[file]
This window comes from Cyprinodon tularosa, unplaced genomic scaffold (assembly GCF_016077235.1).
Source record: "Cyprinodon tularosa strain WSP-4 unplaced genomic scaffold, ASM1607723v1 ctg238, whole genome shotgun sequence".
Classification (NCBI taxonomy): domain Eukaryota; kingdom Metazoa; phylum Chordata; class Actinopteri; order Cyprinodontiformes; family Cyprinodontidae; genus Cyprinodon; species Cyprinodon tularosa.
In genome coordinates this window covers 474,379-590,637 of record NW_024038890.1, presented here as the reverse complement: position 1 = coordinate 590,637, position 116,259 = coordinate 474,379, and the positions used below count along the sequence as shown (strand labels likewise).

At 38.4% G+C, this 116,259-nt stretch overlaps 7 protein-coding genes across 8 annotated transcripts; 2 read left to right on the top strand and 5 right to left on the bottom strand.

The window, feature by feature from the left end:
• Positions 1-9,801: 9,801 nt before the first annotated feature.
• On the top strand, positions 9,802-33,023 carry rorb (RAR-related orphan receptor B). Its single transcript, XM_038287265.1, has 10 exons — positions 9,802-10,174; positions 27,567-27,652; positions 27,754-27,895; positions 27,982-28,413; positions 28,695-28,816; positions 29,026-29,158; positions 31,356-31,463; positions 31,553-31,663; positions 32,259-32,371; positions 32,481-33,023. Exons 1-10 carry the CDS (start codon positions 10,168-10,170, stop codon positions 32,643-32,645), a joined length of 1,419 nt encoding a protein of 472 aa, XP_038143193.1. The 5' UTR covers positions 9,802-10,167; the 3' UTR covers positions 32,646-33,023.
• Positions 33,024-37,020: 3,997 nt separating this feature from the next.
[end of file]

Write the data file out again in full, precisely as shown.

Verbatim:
This window comes from Cyprinodon tularosa, unplaced genomic scaffold (assembly GCF_016077235.1).
Source record: "Cyprinodon tularosa strain WSP-4 unplaced genomic scaffold, ASM1607723v1 ctg238, whole genome shotgun sequence".
Classification (NCBI taxonomy): domain Eukaryota; kingdom Metazoa; phylum Chordata; class Actinopteri; order Cyprinodontiformes; family Cyprinodontidae; genus Cyprinodon; species Cyprinodon tularosa.
In genome coordinates this window covers 474,379-590,637 of record NW_024038890.1, presented here as the reverse complement: position 1 = coordinate 590,637, position 116,259 = coordinate 474,379, and the positions used below count along the sequence as shown (strand labels likewise).

At 38.4% G+C, this 116,259-nt stretch overlaps 7 protein-coding genes across 8 annotated transcripts; 2 read left to right on the top strand and 5 right to left on the bottom strand.

The window, feature by feature from the left end:
• Positions 1-9,801: 9,801 nt before the first annotated feature.
• On the top strand, positions 9,802-33,023 carry rorb (RAR-related orphan receptor B). Its single transcript, XM_038287265.1, has 10 exons — positions 9,802-10,174; positions 27,567-27,652; positions 27,754-27,895; positions 27,982-28,413; positions 28,695-28,816; positions 29,026-29,158; positions 31,356-31,463; positions 31,553-31,663; positions 32,259-32,371; positions 32,481-33,023. Exons 1-10 carry the CDS (start codon positions 10,168-10,170, stop codon positions 32,643-32,645), a joined length of 1,419 nt encoding a protein of 472 aa, XP_038143193.1. The 5' UTR covers positions 9,802-10,167; the 3' UTR covers positions 32,646-33,023.
• Positions 33,024-37,020: 3,997 nt separating this feature from the next.